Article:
# Disjoint diskcyclicity of weighted shifts

• Cui Wang , Ze-Hua Zhou and Liang Zhang
From the journal Open Mathematics

## Abstract

In this article, we will discuss disjoint diskcyclicity for finitely many operators acting on a separable, infinite dimensional Fréchet space X . More precisely, we provide disjoint disk blow-up/collapse property and disjoint diskcyclicity criterion. In addition, we characterize the disjoint diskcyclicity for weighted shifts both in the bilateral and unilateral cases.

MSC 2010: 47A16; 47B38; 47B33

## 1 Introduction

Let X denote a separable, infinite dimensional Fréchet space over the real or complex scalar field K . L ( X ) denotes the space of linear continuous operators on X . As usual, Z is the set of integers and N is the set of nonnegative integers, and let C be the complex plane.

An operator T L ( X ) is said to be hypercyclic, if there exists a vector x X such that its orbit under the operator

o r b ( T , x ) = { x , T x , T 2 x , }

is norm dense in X . Such a vector x is said to be a hypercyclic vector for the operator T . An operator T L ( X ) is supercyclic if there is a vector x for which the orbit { λ T n x ; λ C , n 0 } is dense in X . Hypercyclicity and supercyclicity have been studied in recent decades, see [1,2].

The diskcyclic phenomenon was introduced by Zeana in [3]. Let T L ( X ) , T is called diskcyclic if there is a vector x X such that the set { α T n x : α C , α 1 , n 0 } is dense in X , see [4]. The vector x is called a diskcyclic vector for T . The following diagram shows the relations among cyclic operators:

Hypercyclicity Diskcyclicity Supercyclicity .

Since contractive operators cannot be diskcyclic, Supercyclicity Diskcyclicity . Bamerni et al. [5] gave an example of diskcyclic operator, which is not hypercyclic.

The following definitions are from Definition 1.1 in [6] and Section 1.3 in [7].

## Definition 1.1

For N 2 , the operators T 1 , , T N in L ( X ) are disjoint hypercyclic or d-hypercyclic (disjoint supercyclic or d-supercyclic, respectively), if there is a vector z X such that ( z , z , , z ) X N is a hypercyclic (supercyclic, respectively) vector for the direct sums i = 1 N T i .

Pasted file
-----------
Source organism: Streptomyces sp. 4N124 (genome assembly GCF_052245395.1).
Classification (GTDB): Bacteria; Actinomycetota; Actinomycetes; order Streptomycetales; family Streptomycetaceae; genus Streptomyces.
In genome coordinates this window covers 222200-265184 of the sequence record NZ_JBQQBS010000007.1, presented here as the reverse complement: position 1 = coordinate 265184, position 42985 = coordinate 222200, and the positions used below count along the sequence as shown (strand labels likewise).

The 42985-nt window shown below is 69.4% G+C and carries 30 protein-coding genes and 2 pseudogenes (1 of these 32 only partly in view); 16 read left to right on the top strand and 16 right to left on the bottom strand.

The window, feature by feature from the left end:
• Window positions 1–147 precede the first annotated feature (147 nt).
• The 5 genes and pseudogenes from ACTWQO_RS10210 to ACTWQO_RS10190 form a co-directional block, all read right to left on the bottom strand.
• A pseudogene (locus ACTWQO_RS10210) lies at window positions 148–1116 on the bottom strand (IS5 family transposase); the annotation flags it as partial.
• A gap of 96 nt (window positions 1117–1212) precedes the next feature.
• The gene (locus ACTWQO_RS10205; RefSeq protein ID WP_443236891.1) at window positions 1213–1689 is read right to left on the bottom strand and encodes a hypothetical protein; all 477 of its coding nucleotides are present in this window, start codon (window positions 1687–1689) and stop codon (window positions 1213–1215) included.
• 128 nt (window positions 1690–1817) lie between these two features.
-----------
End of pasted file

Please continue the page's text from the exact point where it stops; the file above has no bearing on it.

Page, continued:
The research about the disjoint diskcyclicity is still in the blank state. So it is our goal in this article to give a new subject called disjoint diskcyclicity.

## Definition 1.2

For N 2 , the operators T 1 , , T N in L ( X ) are disjoint diskcyclic, if there is a vector z X such that ( z , z , , z ) X N is a diskcyclic vector for the direct sums i = 1 N T i . The vector z is called a disjoint diskcyclic vector associated with the operators T 1 , , T N .

Similarly, the following holds true:

Disjoint hypercyclicity Disjoint diskcyclicity Disjoint supercyclicity

but Disjoint supercyclicity Disjoint diskcyclicity . Moreover, we will provide an example of disjoint diskcyclic system but not disjoint hypercyclic in Section 3.

The article is organized as follows: In Section 2, we provide some basic definitions associated with disjoint diskcyclicity. In addition, the related properties are obtained, which play a key role in the theory of disjoint diskcyclicity. In Section 3, we characterize the disjoint diskcyclicity for distinct powers of weighted bilateral(unilateral) shifts. In Section 4, we characterize disjoint diskcyclicity of weighted shift operators.

## Definition 2.1

We say that N 2 sequences of operators ( T 1 , j ) j = 1 , , ( T N , j ) j = 1 in L ( X ) are disjoint disk-topologically transitive, if for every nonempty open subsets V 0 , , V N of X , there exist m N , α m C with α m 1 such that V 0 T 1 , m 1 ( α m V 1 ) T N , m 1 ( α m V N ) . Also, we say that N 2 operators T 1 , , T N in L ( X ) are disjoint disk-topologically transitive, provided ( T 1 j ) j = 1 , , ( T N j ) j = 1 are disjoint disk-topologically transitive sequences.

## Definition 2.2

We say that N 2 sequences of operators ( T 1 , j ) j = 1 , , ( T N , j ) j = 1 in L ( X ) are disjoint disk-universal, if

{ α ( T 1 , j z , T 2 , j z , , T N , j z ) ; j N , α C , α 1 }

is dense in X N for some vector z X . Also, we say that ( T 1 , j ) j = 1 , , ( T N , j ) j = 1 are disk-hereditarily universal, provided for each increasing sequence of positive integers ( n k ) , the sequences ( T 1 , n k ) k = 1 , , ( T N , n k ) k = 1 are disjoint disk-universal.